The Sounds of the Cultural Quarter

Posted by er134 at Mar 21, 2014 03:44 PM |
New University of Leicester project to investigate sounds of city’s past and present

Issued by University of Leicester Press Office on 21 March 2014

A new project being run by the University of Leicester is investigating the sounds of the Cultural Quarter. It will be holding drop-in sessions at Phoenix Cinema and Arts Centre between 3pm-7pm on Thursday 27 March and Thursday 3 April.

Archival material about the Cultural Quarter/St George’s area will be on display and the project is looking for volunteers to create historic and modern audio trails and soundscapes under the guidance of composer and sound artist Dr Andrew Hill of De Montfort University.

Forty years ago the Cultural Quarter was a very different place. It hummed with the sound of hosiery machinery and the bustle of industry; the NCP car park was Leicester’s wholesale market; the LCB Depot was a bus depot; Athena was the Odeon cinema; most of the blocks of flats in the area were factories or warehouses. Over the years the sights, sounds and smells of the area have changed dramatically. We want to record how people feel about this area and how this might have changed over time - what sounds could you hear then and how does this compare with what you can hear today?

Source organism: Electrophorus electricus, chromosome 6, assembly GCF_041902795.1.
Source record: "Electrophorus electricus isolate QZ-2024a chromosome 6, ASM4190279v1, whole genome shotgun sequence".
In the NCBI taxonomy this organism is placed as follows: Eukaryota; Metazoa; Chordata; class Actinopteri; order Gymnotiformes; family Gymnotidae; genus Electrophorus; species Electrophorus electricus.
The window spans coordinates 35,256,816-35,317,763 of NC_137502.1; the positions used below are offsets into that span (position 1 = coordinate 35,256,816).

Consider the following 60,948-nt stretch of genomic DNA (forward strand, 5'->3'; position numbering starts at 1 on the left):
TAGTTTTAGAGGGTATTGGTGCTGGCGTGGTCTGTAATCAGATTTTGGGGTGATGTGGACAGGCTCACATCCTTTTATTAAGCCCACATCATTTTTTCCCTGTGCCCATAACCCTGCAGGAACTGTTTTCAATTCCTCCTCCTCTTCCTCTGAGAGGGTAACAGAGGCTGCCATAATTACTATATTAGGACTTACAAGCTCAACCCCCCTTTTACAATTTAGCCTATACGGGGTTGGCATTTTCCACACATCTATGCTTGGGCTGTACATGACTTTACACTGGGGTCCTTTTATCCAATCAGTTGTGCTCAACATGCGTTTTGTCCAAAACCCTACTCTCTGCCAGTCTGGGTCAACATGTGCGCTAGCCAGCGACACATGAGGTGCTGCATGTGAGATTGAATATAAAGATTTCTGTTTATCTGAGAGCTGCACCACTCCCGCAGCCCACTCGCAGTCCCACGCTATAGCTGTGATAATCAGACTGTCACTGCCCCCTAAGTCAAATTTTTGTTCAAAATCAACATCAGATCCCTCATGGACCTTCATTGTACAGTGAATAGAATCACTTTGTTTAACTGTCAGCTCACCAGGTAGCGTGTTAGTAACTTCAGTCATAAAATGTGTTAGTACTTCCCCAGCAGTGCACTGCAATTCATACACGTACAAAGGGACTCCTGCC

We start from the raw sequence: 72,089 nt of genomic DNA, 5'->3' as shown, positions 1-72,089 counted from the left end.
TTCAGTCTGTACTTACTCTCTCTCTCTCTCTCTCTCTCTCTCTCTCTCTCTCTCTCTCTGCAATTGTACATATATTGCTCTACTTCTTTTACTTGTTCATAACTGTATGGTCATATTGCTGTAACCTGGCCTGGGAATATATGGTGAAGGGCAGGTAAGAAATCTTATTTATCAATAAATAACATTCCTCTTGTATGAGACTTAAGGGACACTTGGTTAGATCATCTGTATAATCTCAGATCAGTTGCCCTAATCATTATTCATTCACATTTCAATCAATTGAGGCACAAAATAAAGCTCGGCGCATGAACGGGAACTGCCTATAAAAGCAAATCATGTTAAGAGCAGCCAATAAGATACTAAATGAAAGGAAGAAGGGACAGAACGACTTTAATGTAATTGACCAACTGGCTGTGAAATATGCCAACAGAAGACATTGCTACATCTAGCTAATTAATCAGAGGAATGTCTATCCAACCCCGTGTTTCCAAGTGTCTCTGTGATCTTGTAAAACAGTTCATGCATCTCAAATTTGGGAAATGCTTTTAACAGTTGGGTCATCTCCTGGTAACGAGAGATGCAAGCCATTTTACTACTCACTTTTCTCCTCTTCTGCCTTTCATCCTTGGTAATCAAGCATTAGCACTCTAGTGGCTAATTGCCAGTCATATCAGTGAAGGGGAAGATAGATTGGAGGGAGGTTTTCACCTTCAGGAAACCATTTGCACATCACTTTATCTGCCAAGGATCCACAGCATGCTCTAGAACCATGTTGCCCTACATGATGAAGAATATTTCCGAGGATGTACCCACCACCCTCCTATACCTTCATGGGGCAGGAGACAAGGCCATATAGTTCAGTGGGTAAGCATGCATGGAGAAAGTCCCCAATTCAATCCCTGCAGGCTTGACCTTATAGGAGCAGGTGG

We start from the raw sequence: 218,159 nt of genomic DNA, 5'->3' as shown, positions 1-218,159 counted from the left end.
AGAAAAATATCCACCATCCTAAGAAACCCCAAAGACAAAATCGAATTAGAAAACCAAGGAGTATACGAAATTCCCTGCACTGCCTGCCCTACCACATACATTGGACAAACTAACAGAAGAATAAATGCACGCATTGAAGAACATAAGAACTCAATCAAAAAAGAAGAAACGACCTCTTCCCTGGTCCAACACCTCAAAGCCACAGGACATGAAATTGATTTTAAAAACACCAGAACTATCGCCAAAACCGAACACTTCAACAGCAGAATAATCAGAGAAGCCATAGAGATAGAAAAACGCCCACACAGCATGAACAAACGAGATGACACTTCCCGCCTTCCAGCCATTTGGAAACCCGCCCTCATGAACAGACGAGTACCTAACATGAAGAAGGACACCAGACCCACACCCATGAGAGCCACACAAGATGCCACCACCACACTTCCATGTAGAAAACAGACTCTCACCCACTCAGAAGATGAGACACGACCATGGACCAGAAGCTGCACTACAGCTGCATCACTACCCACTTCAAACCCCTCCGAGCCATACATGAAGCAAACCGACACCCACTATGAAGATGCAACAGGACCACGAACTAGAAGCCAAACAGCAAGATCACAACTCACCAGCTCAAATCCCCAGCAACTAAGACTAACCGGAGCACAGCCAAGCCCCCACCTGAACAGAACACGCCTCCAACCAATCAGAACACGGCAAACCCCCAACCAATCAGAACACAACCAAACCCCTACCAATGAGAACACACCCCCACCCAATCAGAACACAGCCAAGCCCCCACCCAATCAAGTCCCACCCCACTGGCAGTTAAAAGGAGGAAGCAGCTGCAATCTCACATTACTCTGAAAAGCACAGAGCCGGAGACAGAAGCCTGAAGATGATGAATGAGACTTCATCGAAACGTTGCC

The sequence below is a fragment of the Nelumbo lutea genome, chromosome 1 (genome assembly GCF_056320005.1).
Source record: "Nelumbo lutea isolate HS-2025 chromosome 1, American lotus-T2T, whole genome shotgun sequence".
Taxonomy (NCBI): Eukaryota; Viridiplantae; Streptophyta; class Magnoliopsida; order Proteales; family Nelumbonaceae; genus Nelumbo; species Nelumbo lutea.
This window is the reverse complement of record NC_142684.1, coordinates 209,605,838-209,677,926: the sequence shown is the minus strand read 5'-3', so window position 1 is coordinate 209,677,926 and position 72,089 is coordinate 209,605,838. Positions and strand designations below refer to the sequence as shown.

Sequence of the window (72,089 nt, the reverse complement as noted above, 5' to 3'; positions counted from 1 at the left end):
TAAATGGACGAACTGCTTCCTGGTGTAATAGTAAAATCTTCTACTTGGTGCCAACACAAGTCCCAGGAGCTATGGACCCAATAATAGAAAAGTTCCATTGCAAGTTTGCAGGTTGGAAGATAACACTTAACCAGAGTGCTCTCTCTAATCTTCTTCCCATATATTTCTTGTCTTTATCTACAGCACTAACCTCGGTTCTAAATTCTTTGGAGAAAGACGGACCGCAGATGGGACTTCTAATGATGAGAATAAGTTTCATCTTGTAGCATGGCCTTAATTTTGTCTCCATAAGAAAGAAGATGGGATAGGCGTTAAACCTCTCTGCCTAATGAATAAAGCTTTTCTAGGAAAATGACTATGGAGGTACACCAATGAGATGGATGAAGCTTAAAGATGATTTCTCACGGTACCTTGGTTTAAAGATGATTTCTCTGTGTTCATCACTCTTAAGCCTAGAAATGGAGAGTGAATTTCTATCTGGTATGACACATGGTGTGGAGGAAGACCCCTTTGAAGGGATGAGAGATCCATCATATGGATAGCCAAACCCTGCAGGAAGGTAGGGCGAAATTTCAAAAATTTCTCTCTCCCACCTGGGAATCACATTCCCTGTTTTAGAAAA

We are particularly interested in the sights, sounds and smells of the 1970s-1990s but would welcome people with memories from any era. In addition, on Thursday 3 April there will be sound walks around the Cultural Quarter throughout the afternoon.

For anyone interested in working with sound, or anyone just wanting to reminisce about the recent past, this is a great opportunity to explore the history of this fascinating part of Leicester.

This project is part of ‘Affective Digital Histories’, a project being run from 1 October 2013 to 31 March 2015 by the University of Leicester with funding from the Arts and Humanities Research Council (AHRC).


Notes to editors:

For further information, interviews etc. contact:

Colin Hyde, East Midlands Oral History Archive.

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